With the Winter Games (scheduled from Feb. 12 to 28) less than six months away, David Neal is gearing up to produce his ninth Olympics. Neal, executive producer at NBC Sports and executive vice president of NBC Olympics, has a tough act to follow. The Beijing Games were the most-watched TV event in U.S. history. The 29-time Emmy winner and Peabody recipient recently spoke with Multichannel.com news editor Mike Reynolds about some of the differences in scale between the Summer and Winter Games, programming strategies across different platforms and his expectations for Vancouver. An edited transcript follows:
MCN: Is it a matter of trepidation, anxiety or familiarity as you prepare for the Games in Vancouver?
David Neal: Well, definitely not trepidation. This will be my ninth Olympic Games. It’s great anticipation, particularly because Vancouver sets up so well for an American broadcaster. It’s really very similar to when we were preparing to do the games at Salt Lake City. It’s Pacific time zone, as opposed to Mountain time. I think that’s typical of most Americans when we go north to Canada, we feel like we’re right at home.
MCN: Where will the broadcast center be located?
DN: It is just a spectacular setting. The city is right on the harbor with vistas of the mountains in the not-too-far away distance … The broadcast center is located on the waterfront next to the Pan Pacific Hotel. It’s actually in a brand new extension to the convention center that was just opened a few months ago, there in the heart of Vancouver. And across what’s called Coal Harbour is North Vancouver. And then just up the slopes is Cypress Mountain, where all the snowboarding and freestyle skiing will take place.
Sort of off to one side is Lions Gate Bridge, which is actually the namesake of Lionsgate Films, which does things like [the AMC series] Mad Men.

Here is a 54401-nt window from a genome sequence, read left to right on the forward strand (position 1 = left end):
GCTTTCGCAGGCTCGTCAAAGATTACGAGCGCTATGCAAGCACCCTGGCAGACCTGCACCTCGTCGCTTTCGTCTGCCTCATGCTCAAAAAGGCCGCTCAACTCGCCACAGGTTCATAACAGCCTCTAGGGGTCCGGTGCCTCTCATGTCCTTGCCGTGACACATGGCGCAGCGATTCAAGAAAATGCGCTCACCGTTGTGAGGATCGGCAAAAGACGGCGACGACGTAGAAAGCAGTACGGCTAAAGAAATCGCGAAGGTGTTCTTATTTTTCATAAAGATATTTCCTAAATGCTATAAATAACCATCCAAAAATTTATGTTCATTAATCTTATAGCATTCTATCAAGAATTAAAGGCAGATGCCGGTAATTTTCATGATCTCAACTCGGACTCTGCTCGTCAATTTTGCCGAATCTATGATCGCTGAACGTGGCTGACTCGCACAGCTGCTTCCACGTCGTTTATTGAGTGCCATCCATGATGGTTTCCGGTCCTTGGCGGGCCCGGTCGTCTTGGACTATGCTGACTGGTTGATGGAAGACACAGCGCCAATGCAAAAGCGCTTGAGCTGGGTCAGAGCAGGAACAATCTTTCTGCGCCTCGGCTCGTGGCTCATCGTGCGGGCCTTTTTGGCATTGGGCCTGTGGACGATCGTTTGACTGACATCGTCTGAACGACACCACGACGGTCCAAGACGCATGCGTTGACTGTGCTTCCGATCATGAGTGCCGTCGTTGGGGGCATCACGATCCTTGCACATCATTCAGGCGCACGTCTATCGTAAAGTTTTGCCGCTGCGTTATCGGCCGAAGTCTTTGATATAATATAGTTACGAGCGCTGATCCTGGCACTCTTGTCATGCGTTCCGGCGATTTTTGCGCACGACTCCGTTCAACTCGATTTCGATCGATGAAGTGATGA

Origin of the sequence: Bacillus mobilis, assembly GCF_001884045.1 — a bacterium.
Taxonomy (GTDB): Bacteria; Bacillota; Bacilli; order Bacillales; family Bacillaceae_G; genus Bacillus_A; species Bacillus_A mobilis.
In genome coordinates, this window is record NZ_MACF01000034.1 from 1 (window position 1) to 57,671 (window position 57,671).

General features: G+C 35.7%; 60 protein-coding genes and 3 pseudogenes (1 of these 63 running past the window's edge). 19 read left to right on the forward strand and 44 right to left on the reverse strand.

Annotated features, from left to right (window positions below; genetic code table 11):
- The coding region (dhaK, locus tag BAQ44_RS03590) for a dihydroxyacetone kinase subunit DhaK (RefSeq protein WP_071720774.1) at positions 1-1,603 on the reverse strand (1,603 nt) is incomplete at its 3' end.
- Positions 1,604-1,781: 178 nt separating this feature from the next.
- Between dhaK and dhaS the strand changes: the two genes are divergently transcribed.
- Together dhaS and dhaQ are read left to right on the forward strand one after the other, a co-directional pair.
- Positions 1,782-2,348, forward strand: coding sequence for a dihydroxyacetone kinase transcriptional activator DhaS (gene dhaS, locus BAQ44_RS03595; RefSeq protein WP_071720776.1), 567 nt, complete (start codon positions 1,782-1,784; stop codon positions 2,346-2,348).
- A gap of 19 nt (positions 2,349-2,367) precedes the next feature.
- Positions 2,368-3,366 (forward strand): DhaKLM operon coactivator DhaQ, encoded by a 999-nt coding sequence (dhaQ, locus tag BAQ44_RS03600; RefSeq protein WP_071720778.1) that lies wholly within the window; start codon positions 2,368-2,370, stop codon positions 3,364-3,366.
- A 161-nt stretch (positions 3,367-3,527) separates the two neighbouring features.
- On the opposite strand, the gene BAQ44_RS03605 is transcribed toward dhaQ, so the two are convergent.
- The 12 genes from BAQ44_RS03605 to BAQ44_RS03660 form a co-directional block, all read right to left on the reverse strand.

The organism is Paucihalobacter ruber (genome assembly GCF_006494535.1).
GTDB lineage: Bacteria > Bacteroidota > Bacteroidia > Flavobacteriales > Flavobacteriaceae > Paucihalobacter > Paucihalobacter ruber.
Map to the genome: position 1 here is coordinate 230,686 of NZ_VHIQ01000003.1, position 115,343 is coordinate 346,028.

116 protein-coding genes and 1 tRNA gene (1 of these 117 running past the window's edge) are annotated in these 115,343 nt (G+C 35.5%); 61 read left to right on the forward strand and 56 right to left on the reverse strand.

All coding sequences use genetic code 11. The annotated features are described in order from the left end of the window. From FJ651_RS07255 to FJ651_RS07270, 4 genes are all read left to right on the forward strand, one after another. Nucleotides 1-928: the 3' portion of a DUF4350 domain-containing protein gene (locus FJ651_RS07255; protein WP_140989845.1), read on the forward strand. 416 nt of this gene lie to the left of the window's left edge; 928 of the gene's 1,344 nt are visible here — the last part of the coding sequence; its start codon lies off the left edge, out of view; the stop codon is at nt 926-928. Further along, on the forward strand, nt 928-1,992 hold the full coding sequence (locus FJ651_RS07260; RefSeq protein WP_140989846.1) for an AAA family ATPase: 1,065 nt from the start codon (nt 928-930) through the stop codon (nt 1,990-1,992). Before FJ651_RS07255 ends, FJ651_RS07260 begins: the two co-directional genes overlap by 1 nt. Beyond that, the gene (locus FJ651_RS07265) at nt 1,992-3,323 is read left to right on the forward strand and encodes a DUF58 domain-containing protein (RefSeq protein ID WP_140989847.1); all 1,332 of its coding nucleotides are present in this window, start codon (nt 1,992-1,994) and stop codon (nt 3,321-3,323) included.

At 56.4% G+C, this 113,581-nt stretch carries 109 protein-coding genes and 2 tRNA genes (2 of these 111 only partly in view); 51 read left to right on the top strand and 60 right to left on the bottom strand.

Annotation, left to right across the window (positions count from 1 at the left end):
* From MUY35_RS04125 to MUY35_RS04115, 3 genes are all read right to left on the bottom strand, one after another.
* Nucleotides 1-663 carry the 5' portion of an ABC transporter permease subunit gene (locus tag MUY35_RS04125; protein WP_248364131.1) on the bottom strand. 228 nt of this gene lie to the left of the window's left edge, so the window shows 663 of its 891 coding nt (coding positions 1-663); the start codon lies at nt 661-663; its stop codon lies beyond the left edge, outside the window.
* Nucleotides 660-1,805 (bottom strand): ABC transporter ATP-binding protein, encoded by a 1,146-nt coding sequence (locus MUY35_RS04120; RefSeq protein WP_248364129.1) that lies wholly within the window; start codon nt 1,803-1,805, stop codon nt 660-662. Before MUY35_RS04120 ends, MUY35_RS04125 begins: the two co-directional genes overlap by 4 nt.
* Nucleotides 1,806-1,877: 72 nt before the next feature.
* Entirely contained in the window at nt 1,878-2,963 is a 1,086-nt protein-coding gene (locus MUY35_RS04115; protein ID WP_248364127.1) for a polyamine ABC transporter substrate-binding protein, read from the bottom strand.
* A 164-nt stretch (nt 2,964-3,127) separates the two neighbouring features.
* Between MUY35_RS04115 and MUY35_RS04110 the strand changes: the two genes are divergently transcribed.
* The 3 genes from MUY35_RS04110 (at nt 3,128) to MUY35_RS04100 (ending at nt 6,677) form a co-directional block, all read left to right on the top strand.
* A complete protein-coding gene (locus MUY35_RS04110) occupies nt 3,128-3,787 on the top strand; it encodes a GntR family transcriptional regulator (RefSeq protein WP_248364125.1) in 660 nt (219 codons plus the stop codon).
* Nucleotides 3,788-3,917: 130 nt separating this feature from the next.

MCN: How much time have you and the crew already spent there? When will you become firmly encamped in Canada?
DN: It’s such a pleasant and easy place to go to, so I haven’t really kept track of how many times I’ve been there.
We won’t be there in large numbers until after the New Year. Our core group will be getting there right around the holidays, in that Thanksgiving to Christmas period. In so many ways it feels like a domestic event, so it’s not something where you have to have a huge workforce there months ahead of time.
MCN: Has it been determined how many hours of coverage we’re going to see on NBC and its various properties?
DN: We’re still working on the math there. I think it’s fair to say it’ll be comparable to what we’ve done in past Winter Games, certainly in Torino. But in terms of the actual numbers and the distribution, we’re not quite ready to lock that in yet.
MCN: We’ll find out that curling will be on USA, or the luge will be on this network in October?
DN: That’s about right. It’s roughly 100 days out when we usually try to get all of that information and great detail out there.
MCN: Will there be any place for Universal Sports in actual Games coverage?
DN: Actual Games coverage, no. But it’s still being determined to what degree they might be able to take part.
MCN: Will there be gigantic broadband and new-media components, like from Beijing?